The CVNP’s Beaver Marsh on the Towpath Trail is a destination spot for watching these builders at work—if you’re lucky enough to catch them. Photograph by S. Simenc


“Think of it [Cuyahoga Valley National Park (CVNP)] as the pendant on our Emerald Necklace,” I explained to an author visiting the National Park that it might be described as Cleveland’s backyard or Akron’s front yard. And it wasn’t just any author.
It was Dan Kaercher, former editor-in-chief of “Midwest Living Magazine.” He was touring Ohio parks to research one of his three books about the Midwest, “Parklands of the Midwest: Celebrating the Natural Wonders of America’s Heartland.”
I was trying to explain the difference between the CVNP and Metroparks systems run by local counties. “Emerald Necklace” is a nickname bestowed on many municipal park systems designed by Frederick Law Olmsted or his son in the late 19th and early 20th centuries–most notably Boston’s. The Metroparks in Cuyahoga County are often referred to as Cleveland’s Emerald Necklace. The CVNP and Metroparks are both wonderful amenities, but they play vastly different positions. As anyone who’s hiked the CVNP’s Ledges Trail knows, the woodland views over the gaping Cuyahoga Valley and enormous limestone formations along the route are a totally different experience than heading to a neighborhood park with trails, picnic shelters and grills, plus perhaps even some basketball courts. In these pandemic times venturing beyond the hearth is a risk. So calculate carefully: If you want a nearby destination that feels like a complete departure from the usual landscape, spend some time in the CVNP.
“It’s 33,000 acres that are connected. So once you’re in, you feel far away from cities,” says Deb Yandala, CEO of the Conservancy for CVNP. She also notes the CVNP offers walking, hiking and biking trails for all levels of fitness. Even those trying to work off the “quarantine 15” can find places they won’t over extend such as the Towpath Trail–a popular, flat trail for walkers and bicyclists that’s part of the historic route of the Ohio & Erie Canal–the same path mules walked to tow canal boats loaded with goods and passengers in the 19th century. Indeed, President James Garfield once worked as a “mule skinner” — someone who drove a mule wagon along the Ohio & Erie Canal.
My favorite Towpath segment is located near the charming town of Peninsula surrounded by the CVNP. I usually rent a bike at Century Cycles (open for rentals again) and head south to be sheltered by a canopy of deciduous trees and see the Cuyahoga River at its most lovely, un-commercial part. I often stop at Szalay’s Farm & Market to buy a treat. Most of their produce isn’t local, but there are baked goods and other delights. The CVNP’s farmers market, Countryside Farmers’ Market at Howe Meadow, offers plenty of local produce and reopened on June 27.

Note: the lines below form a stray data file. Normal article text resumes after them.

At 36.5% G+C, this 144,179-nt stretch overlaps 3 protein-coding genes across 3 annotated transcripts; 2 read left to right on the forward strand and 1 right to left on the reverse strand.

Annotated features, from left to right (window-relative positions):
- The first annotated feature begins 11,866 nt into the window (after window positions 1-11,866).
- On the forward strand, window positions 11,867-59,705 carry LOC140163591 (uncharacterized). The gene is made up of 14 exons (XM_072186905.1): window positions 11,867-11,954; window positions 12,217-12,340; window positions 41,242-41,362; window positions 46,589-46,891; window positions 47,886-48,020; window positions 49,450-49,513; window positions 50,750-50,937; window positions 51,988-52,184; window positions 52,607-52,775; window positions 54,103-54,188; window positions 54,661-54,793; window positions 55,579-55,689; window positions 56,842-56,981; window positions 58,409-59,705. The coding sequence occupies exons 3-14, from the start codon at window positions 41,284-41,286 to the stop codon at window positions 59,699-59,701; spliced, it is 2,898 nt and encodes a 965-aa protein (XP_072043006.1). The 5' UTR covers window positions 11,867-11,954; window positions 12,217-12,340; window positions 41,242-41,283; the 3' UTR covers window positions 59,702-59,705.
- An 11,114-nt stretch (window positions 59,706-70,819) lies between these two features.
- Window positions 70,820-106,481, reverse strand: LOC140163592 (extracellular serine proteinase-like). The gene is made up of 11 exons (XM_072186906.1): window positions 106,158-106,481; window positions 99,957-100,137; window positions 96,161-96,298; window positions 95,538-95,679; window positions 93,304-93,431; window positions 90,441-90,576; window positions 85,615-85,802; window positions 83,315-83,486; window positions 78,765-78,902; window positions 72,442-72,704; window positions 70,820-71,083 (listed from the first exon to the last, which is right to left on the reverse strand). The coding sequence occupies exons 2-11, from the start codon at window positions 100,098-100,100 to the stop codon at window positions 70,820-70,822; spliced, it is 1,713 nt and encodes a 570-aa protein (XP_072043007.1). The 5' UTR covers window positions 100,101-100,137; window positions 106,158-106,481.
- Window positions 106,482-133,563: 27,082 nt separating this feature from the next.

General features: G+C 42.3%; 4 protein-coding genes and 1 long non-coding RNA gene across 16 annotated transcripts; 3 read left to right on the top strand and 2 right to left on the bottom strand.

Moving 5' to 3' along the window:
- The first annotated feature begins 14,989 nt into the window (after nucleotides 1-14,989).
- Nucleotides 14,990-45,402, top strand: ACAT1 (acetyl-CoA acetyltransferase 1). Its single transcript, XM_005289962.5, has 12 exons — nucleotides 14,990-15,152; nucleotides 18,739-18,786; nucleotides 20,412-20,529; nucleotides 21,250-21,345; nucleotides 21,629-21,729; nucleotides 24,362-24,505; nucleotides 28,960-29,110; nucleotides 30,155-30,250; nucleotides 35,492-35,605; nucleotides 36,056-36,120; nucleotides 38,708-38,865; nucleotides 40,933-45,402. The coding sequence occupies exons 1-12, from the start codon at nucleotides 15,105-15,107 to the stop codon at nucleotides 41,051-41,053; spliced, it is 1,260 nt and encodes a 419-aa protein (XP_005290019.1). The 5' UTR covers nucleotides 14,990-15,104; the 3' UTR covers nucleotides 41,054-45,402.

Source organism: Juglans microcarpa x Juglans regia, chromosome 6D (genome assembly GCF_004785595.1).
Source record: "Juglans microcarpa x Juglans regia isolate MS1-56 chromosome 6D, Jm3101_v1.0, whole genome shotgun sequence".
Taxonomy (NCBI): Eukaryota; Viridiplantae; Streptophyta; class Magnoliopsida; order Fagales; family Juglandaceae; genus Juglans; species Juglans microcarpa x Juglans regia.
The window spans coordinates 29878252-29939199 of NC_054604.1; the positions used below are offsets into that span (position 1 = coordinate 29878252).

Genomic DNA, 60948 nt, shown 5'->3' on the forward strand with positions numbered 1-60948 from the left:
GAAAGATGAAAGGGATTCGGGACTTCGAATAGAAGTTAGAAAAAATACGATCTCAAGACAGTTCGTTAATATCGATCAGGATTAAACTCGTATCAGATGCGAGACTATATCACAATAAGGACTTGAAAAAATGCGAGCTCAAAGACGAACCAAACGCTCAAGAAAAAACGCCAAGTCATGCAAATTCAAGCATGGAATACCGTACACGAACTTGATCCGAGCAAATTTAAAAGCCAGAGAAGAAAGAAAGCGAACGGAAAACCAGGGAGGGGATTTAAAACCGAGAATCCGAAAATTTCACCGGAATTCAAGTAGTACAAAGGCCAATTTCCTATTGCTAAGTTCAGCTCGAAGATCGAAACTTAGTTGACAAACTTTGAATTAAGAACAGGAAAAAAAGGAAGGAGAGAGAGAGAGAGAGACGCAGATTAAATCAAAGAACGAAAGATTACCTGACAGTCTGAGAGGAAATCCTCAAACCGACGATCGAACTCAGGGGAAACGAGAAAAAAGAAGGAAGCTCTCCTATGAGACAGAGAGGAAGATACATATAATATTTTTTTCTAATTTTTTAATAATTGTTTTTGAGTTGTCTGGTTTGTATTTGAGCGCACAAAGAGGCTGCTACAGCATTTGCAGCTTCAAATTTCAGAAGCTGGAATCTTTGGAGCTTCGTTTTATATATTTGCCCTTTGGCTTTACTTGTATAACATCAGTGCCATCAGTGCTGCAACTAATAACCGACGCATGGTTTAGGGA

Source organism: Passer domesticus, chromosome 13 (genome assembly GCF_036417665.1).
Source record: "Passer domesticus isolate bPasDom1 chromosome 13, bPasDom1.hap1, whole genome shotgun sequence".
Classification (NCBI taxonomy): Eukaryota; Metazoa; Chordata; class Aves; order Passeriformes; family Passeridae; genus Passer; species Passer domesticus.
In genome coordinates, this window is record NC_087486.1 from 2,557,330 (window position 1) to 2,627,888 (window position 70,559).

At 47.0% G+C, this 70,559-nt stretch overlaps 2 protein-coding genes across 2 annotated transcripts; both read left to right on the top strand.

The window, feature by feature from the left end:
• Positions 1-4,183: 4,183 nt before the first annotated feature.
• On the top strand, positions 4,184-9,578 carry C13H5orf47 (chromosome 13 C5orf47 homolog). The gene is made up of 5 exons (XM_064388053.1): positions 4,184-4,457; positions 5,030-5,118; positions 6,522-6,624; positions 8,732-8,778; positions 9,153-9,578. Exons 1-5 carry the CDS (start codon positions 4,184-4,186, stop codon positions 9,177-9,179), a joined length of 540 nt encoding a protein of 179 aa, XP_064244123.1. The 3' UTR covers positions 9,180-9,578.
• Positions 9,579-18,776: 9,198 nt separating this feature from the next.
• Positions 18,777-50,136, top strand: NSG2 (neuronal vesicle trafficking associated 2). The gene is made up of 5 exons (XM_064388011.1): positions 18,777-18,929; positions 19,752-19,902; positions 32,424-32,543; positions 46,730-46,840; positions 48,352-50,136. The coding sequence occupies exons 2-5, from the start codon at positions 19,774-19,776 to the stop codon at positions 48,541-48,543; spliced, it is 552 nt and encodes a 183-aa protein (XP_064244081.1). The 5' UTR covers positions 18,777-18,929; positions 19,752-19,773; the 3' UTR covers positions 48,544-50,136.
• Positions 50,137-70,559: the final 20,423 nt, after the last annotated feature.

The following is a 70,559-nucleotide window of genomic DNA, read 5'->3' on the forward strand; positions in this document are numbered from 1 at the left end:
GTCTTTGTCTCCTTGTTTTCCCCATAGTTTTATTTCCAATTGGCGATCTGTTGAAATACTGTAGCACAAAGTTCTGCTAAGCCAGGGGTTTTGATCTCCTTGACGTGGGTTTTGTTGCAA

Then I forge on to Beaver Marsh in a futile attempt to knock off a bucket list item: sighting beavers in the wild. It’s never happened but I know where they live. I’ve seen eagles, hawks and lots of deer. That was my pre-virus routine. Now I’ll only hike my favorite trails (Brandywine Falls and the Ledges) early or late on a weekday to avoid crowds. “There are lesser known trails such as Oak Hill, Tree Farm Trail and the Buckeye Trail for avid hikers,” Yandala explains. She’s partial to Oak Hill. If you’ve never been to the Park, Yandala suggests starting out at the new Boston Mills Visitors Center (kitty-corner from the ski area.) “Grab a map and get advice from a ranger about the best trails to hike.” Although the virus has cancelled ranger talks and group hikes this summer, Yandala says more rangers are circulating throughout the CVNP to answer newcomers’ questions. One of the main COVID-19 changes she wants visitors to be aware of is: Bring your own water; the water fountains are shut off and many restrooms are closed. Porta-Potties are available.
Food and amenities are also available near and inside the park. The Winking Lizard and Fisher’s Pub in Peninsula are open and offer patio seating and carry-out. Plus there are a number of picnic tables outside the CVNP’s Peninsula store, Trail Mix, where visitors can sample snacks from the store or enjoy packed lunches they’ve brought. If you’re an omnivore, order Fisher’s pub burger with eggplant fries (considered a vegetable) with a locally made craft beer at the end of one of your days exploring the Park.
Lodging in the CVNP has always been tricky. Most overnight stays are for groups at Stanford House and at the Environmental Education Center. Both are currently closed. There is, however, a charming bed & breakfast welcoming guests. The Inn at Brandywine Falls offers four rooms in the main house and two carriage suites with their own entrances in a converted barn. Owner Katie Hoye says Inn staff is serving breakfast (wearing masks and gloves) in the dining room, library and on the front porch to observe social distancing rules. Breakfast can also be delivered to your room. Hoye notes the Inn is following all of the American Hotel & Lodging Association’s “Safe Stay” guidelines.
So if you want a complete (and convenient) respite from the quotidian: Reserve a night or two at the Inn at Brandywine Falls. Pack your water bottles and take a bike or rent one. Then peddle or hike as much of the pendant on our Emerald Necklace, the Cuyahoga Valley National Park, as possible – preferably mid-week.
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